After losing many friends in the early years of the AIDS epidemic, Neil Goldstein Glick thought the deaths were over. Then this year he lost Kolya, an activist who’d become the face of HIV in Russia.
Nikolay Nedzelskiy—Kolya, to his friends—was one of the first Russians I befriended when I lived in Moscow from 1993 to 1997. He had HIV—a fact he did not hide, even in an era when an HIV diagnosis meant almost certain death. Russia, in particular, was a country where treatment opportunities were close to nil.
As the spring thaw hit in 1993, Kolya invited me to his appointment at the only HIV treatment hospital in Moscow, in a dilapidated structure in a forested area of the city. Patients and nurses were smoking indoors. There were housecats wandering the hallways—to keep the mouse population in check. The hospital was home to a few healthy HIV-positive patients who were semi-permanent residents because they had nowhere else to live. The cats would come to the patients to give and get affection, to provide solace and comfort.
Kolya was the 170th person diagnosed with HIV in the USSR, around 1989. Instead of looking at his diagnosis as a death sentence, Kolya gave it meaning. He became a public face of HIV in Russia. He was a Russian delegate at several International AIDS Conferences.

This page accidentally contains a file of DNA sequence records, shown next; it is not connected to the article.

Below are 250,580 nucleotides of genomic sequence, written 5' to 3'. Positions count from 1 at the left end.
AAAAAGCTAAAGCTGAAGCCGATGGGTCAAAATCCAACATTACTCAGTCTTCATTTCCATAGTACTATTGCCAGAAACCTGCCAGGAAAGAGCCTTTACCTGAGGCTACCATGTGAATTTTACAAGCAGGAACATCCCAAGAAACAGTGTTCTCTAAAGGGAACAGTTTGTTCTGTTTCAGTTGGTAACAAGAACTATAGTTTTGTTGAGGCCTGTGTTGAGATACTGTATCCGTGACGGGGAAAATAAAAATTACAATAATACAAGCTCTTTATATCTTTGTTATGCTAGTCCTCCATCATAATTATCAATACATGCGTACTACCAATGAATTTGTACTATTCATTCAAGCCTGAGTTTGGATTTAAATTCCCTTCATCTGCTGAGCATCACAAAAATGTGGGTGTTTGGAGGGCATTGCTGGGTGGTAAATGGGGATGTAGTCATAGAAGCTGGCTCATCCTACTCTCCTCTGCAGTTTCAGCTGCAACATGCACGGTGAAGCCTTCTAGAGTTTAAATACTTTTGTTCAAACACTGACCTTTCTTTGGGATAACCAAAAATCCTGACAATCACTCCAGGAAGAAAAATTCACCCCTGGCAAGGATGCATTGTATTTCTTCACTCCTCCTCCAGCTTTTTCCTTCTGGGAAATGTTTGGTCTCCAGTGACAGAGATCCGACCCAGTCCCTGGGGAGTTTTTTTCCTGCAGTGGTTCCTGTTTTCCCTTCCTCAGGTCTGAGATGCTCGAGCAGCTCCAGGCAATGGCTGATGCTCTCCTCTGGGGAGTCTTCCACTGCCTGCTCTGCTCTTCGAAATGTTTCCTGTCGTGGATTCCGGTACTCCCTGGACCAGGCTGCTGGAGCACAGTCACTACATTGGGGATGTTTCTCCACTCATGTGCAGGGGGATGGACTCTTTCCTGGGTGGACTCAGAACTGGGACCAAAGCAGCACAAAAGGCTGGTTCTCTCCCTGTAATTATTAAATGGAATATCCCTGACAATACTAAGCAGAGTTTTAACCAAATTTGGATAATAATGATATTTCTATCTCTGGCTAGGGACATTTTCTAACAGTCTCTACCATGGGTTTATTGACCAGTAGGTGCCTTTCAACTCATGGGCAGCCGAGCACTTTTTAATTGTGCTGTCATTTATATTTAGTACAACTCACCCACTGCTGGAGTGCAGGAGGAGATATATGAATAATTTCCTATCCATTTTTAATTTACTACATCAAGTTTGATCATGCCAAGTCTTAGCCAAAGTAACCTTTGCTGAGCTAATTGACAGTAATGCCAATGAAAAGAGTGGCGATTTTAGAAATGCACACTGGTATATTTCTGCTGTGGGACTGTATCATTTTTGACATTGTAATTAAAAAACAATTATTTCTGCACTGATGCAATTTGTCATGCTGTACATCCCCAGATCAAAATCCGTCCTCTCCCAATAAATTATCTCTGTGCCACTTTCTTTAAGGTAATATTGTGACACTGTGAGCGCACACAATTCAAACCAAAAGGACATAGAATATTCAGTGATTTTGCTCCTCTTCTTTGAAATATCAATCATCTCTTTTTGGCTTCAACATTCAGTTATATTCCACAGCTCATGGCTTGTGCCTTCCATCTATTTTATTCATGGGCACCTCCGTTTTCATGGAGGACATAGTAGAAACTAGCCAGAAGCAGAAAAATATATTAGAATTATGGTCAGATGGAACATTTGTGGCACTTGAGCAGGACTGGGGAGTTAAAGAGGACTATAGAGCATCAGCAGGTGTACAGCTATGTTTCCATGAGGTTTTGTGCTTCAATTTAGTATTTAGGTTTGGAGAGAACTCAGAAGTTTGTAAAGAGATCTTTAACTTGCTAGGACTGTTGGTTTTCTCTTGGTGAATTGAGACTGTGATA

Even though his chances for survival seemed statistically slim, Kolya confided to me that he would hold on and wait for a cure. He lived for 26 years after his diagnosis.
This year, in the early dawn of Aug. 4, I received several messages from Russian friends telling me Kolya died early that morning in Moscow. His passing was the first HIV-related death of a friend of mine since 2007. I had forgotten the pain of hearing about someone’s life being cut short from HIV. It was crushing to feel this gnawing at my heart once again after almost a decade of respite.